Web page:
First, Gregory White lost his job. Then his car engine died.

But the one-two punch failed to knock him out.Surviving unemployment hasn't been easy, but White, a College Park, Ga., father of four, is still putting up a good fight.

"We're cutting back and living a simple life," said the construction pipe fitter, who has been laid off for three months.

The simple life includes not fixing his car and supplementing his unemployment check with sporadic jobs, such as cutting down trees. It also includes driving his wife to work in their remaining car, a 1973 Cutlass Supreme.

The Whites are doing what families with laid-off workers need to do, experts said.

"Put your wants on hold if you don't have enough for your needs," said Michone Kuhlman, a counselor with the Consumer Credit Counseling Service in Atlanta. "A lot of people don't know the difference between wants and needs. A need is something you have to have to live on. Wants are Doritos and vacations."

In addition to getting spending priorities in order, financial advisers offer the following tips to laid-off workers:

_ Don't wait until the bill collectors are beating down your door. If you expect problems paying bills, contact all your creditors as soon as possible and try to work something out. In general, it's easier to negotiate payment changes on debt that is not secured by collateral, such as credit card and medical bills.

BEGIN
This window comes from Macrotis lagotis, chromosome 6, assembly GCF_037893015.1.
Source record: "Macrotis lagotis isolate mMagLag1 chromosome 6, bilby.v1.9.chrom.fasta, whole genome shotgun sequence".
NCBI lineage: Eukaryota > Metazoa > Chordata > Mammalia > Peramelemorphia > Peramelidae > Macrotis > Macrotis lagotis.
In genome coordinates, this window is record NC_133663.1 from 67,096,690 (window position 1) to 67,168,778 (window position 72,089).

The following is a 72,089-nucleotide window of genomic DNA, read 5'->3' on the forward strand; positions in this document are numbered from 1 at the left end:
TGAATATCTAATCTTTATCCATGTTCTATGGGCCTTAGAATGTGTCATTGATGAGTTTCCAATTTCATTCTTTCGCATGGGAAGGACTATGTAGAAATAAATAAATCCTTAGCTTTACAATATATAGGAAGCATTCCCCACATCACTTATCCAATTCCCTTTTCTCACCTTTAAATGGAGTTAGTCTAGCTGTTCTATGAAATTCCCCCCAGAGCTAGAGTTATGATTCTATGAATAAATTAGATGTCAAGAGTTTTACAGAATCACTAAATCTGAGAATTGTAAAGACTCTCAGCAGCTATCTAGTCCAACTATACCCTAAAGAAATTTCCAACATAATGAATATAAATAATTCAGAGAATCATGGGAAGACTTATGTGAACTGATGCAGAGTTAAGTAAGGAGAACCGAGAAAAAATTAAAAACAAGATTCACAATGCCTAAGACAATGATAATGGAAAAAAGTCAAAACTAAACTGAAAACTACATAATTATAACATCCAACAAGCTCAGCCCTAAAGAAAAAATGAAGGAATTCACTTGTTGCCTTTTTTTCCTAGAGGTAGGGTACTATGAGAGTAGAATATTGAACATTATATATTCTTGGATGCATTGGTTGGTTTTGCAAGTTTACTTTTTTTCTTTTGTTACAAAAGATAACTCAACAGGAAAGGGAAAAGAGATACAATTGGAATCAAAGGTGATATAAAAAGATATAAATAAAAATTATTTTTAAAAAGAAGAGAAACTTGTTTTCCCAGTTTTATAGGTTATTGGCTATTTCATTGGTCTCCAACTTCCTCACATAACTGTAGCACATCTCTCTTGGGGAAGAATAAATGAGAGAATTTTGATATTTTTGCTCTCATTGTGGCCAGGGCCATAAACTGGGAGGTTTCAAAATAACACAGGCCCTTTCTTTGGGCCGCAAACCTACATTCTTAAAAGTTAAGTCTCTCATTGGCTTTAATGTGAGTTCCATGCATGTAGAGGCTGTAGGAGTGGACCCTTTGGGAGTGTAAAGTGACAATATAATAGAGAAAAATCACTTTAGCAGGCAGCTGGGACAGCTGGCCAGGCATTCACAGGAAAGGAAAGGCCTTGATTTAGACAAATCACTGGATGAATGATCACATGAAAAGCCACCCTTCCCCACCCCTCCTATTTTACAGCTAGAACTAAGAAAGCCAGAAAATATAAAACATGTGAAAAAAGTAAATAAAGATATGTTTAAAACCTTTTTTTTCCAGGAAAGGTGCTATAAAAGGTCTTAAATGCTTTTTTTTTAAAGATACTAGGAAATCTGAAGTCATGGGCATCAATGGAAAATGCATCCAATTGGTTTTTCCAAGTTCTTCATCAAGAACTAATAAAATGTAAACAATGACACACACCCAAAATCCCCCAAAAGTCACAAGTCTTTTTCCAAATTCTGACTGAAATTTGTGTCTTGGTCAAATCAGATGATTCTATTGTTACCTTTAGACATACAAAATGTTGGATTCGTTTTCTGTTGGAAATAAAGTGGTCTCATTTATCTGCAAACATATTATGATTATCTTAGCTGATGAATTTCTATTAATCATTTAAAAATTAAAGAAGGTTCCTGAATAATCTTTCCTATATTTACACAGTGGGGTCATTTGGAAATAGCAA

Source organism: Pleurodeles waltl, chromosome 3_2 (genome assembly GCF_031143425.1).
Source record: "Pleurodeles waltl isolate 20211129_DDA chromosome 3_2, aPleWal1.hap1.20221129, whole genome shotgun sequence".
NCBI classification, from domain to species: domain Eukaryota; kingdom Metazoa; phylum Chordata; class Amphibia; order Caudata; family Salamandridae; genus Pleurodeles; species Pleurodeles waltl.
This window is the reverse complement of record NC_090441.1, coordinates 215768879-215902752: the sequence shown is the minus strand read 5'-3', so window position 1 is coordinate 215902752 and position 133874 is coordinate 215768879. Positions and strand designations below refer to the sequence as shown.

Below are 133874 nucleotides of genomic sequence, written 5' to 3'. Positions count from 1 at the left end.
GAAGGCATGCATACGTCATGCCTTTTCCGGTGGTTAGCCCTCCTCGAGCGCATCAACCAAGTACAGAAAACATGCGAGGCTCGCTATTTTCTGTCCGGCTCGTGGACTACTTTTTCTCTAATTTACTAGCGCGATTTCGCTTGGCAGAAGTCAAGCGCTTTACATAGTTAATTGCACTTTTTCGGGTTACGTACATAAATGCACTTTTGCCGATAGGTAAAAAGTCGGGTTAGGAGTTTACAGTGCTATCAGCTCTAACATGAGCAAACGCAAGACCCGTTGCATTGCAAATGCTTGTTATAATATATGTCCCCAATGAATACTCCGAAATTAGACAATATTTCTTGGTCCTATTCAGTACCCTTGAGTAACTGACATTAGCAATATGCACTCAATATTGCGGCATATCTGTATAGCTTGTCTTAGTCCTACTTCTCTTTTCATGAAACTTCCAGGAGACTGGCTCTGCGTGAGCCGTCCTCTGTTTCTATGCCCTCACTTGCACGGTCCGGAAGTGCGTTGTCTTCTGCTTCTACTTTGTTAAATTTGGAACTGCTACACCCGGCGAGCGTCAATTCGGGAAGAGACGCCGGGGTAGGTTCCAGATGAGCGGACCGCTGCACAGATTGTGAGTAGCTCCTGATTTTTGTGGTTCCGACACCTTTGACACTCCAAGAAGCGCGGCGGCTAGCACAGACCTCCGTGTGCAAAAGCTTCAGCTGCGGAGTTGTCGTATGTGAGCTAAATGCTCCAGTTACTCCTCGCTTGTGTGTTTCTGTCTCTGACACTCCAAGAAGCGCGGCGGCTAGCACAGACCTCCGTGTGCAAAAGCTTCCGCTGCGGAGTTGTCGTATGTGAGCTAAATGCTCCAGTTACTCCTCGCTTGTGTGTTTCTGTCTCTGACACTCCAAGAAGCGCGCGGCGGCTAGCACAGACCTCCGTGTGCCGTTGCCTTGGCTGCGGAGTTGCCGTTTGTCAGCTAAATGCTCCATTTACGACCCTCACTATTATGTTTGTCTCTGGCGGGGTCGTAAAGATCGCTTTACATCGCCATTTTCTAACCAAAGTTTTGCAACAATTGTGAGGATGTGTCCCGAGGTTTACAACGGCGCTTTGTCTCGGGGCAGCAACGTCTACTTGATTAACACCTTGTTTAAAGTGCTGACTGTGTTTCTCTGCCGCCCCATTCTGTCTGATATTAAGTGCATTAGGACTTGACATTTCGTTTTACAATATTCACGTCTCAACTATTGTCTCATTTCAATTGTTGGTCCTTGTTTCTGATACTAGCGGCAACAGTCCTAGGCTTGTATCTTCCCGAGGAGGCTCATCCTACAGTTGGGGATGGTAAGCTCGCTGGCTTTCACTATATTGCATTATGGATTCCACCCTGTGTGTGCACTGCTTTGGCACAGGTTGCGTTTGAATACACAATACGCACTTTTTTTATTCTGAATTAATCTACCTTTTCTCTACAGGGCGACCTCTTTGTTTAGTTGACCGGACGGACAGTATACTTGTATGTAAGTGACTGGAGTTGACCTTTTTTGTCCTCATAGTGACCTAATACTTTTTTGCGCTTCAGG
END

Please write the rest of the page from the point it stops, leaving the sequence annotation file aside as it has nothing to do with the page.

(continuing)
"Do things early," Ms. Kuhlman said. "The later it gets, the narrower the alternatives become."

_ On credit card bills, pay something _ even if it's only $5, Ms. Kuhlman said.

"It puts money on the books and it shows you're making a good-faith effort," she said. "That will help in negotiating with creditors later."

_ Of course, with some bills, like a mortgage payment, $5 is not going to help. Still, contact the lender to see what type of deal can be worked out.

Most mortgage lenders don't initiate foreclosure action until borrowers are behind by at least three months, said Jimmy Bennett, executive director of DeKalb-Fulton Housing Counseling Center. And laid-off borrowers with FHA mortgages may be able to qualify for a special program that provides up to 36 months of relief from full or partial payments.

Housing counselors like Bennett can help you deal with mortgage lenders.

As a last resort, he said, it's much better to sell a house than to lose it through foreclosure.